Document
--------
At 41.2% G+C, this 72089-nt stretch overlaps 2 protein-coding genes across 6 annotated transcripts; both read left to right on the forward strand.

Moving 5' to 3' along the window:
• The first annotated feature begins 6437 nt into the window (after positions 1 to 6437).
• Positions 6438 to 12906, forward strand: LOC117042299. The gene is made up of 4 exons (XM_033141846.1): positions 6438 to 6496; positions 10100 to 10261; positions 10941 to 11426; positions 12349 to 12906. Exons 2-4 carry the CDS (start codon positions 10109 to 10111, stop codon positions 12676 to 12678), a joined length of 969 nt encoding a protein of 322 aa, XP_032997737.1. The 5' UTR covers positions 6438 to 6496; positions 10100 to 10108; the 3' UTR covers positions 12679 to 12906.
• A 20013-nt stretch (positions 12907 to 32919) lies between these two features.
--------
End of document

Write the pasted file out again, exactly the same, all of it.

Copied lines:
At 41.2% G+C, this 72089-nt stretch overlaps 2 protein-coding genes across 6 annotated transcripts; both read left to right on the forward strand.

Moving 5' to 3' along the window:
• The first annotated feature begins 6437 nt into the window (after positions 1 to 6437).
• Positions 6438 to 12906, forward strand: LOC117042299. The gene is made up of 4 exons (XM_033141846.1): positions 6438 to 6496; positions 10100 to 10261; positions 10941 to 11426; positions 12349 to 12906. Exons 2-4 carry the CDS (start codon positions 10109 to 10111, stop codon positions 12676 to 12678), a joined length of 969 nt encoding a protein of 322 aa, XP_032997737.1. The 5' UTR covers positions 6438 to 6496; positions 10100 to 10108; the 3' UTR covers positions 12679 to 12906.
• A 20013-nt stretch (positions 12907 to 32919) lies between these two features.